With the holiday season upon us, many of us are focused on giving the perfect gifts to our loved ones. Whether it’s the latest gaming system or a fun new kitchen gadget, we spend a lot of time and money shopping for gifts each holiday season.
This season of giving is also a good time to look at ways we can give back to our community. There are so many opportunities to give back that it’s easy to find a way that fits you and your family’s interests and means.
Adopt a family
Many local family centers, churches, schools, and other organizations offer programs for people to “adopt” families who have needs they can’t meet during the holiday season. This can mean anything from providing gift cards to the family, to supplying the components of a holiday meal or purchasing toy and clothing gifts for them. Some organizations also set up trees in local shopping centers where you can choose an “ornament” from the tree that lists needs for individuals and/or families. After making those purchases the ornament and gifts are dropped off at a listed location and will then be provided to those individuals.
This month, the theme we chose for media content was “Conscious Consumerism.” If you’ve been following along, you’ve seen advice on buying local, greener gifting, and giving experiences rather than things. The theme helps us focus our message and our creativity for the month, and ensures we’re bringing you the best and most timely content possible. We gather inspiration from big events, holidays, and national observance days (ie: Nov 15th is “America Recycles Day”). The upcoming holiday season was the inspiration for “Conscious Consumerism.”
During our brainstorming session, one observance that came up was that November is “World Vegan Month.” A slightly…fiery…discussion ensued. For the Food & Water Security team, food choices are the most important aspect of responsible consumption–not only because we grow food at our “day job,” but also because we are farmers, we support farmers, and we see food sovereignty as the foundation of regional resiliency. Deeply connected with food choices are environmental consequences.
Veganism can be a divisive subject; polite discourse is often impossible when there is so much misunderstanding. Yes, as a culture, Westerners eat too much meat. We should consume less meat overall, and use meat like a condiment to flavor and enhance our vegetables, grains, and legumes. However, from an ecosystem approach, agriculture with properly managed livestock is the most sustainable and environmentally restorative.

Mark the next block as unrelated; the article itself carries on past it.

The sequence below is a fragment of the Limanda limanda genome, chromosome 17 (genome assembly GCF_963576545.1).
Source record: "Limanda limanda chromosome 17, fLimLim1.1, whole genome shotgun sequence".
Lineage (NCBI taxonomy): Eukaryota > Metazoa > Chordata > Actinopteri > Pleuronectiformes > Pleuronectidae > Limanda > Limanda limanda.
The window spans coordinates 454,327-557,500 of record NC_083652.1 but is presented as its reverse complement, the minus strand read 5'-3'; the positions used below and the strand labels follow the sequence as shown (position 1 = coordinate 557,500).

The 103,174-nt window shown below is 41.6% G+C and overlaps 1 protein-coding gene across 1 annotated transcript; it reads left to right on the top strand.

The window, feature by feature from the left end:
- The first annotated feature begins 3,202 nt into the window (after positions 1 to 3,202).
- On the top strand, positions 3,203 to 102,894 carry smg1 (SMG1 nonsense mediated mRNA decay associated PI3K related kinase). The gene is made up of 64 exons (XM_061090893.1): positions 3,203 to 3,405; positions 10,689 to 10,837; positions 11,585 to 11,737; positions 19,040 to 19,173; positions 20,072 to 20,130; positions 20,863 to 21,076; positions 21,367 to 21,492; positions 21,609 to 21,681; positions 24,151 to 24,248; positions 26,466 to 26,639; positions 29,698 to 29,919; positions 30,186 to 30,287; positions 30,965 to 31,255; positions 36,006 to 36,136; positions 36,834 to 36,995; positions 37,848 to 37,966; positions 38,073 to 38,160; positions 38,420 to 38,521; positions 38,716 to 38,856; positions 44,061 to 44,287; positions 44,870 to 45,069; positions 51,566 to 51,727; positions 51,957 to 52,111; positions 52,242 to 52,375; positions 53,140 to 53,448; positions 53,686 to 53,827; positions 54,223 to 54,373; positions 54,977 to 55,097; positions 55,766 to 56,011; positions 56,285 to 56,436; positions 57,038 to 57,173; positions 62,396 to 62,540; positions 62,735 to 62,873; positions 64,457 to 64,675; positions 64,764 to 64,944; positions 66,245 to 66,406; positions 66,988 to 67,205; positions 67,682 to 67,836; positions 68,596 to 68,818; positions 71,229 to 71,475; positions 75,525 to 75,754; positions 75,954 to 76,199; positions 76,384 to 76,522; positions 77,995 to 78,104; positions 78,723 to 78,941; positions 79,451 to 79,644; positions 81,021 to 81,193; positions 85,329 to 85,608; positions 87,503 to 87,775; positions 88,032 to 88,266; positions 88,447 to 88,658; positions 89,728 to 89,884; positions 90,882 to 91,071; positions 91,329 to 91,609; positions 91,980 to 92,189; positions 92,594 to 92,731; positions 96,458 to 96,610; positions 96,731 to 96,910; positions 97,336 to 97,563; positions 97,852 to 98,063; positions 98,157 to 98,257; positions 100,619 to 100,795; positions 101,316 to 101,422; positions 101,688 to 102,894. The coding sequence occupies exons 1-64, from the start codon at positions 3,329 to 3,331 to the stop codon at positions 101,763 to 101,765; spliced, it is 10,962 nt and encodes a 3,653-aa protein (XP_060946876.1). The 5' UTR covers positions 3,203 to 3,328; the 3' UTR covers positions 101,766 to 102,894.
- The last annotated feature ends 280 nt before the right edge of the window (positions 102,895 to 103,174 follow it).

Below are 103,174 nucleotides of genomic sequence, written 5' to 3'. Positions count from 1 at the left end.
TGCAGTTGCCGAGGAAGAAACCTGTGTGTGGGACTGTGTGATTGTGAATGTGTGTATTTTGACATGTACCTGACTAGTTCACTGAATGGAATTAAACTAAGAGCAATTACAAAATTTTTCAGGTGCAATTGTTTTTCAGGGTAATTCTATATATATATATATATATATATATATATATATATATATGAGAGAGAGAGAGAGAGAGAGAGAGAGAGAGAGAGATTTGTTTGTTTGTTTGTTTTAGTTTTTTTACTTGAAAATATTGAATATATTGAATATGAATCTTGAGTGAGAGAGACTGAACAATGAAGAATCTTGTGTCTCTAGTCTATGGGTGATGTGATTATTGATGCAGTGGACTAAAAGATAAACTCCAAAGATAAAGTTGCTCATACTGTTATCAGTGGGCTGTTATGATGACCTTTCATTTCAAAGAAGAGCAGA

With six kids, I understand that it is infinitely easier to let your child eat a hot lunch prepared by the hard-working cafeteria folk. For the most part, the lunch that your school district offers is tasty, well-balanced, and cost-effective. However, if you want to and have the time to make your child their very own lunch, why not make it the sustainable way?
We’ve put together a quick list of how you can make your child’s lunch both delicious AND better for the environment.
Reach for reusable sandwich bags and containers
On a related note, there’s no need for single-use plastic sandwich bags. Instead, consider a waxed fabric sandwich bag, or one of the many reusable lunch containers on the market. From bento boxes to tiffins, there are loads of choices, although glass jars may be a bit too breakable for some kids. Here’s a collection of some plastic-free lunch containers (from Treehugger).
Halloween is a blast. It’s one of my favorite holidays. It’s full of traditions and symbols that are a deep part of American culture. If you were born after 1950, you know what the Great Pumpkin is. If you were born after 1960, you know who Mike Myers is. If you were born after 1980, you probably remember the Great Halloween Blizzard. But, most recently, we have been blessed to find our latest Halloween symbol: Macklemore.
That’s right. The funky rapper/artist/fashion trendsetter/deal hunter from Washington has set millions of people across the world on the new traditions for Halloween.
Actually, that’s wrong, but I’ll be using Macklemore as a mascot anyway. So come with me as we can find new ways to make Halloween more sustainable than ever.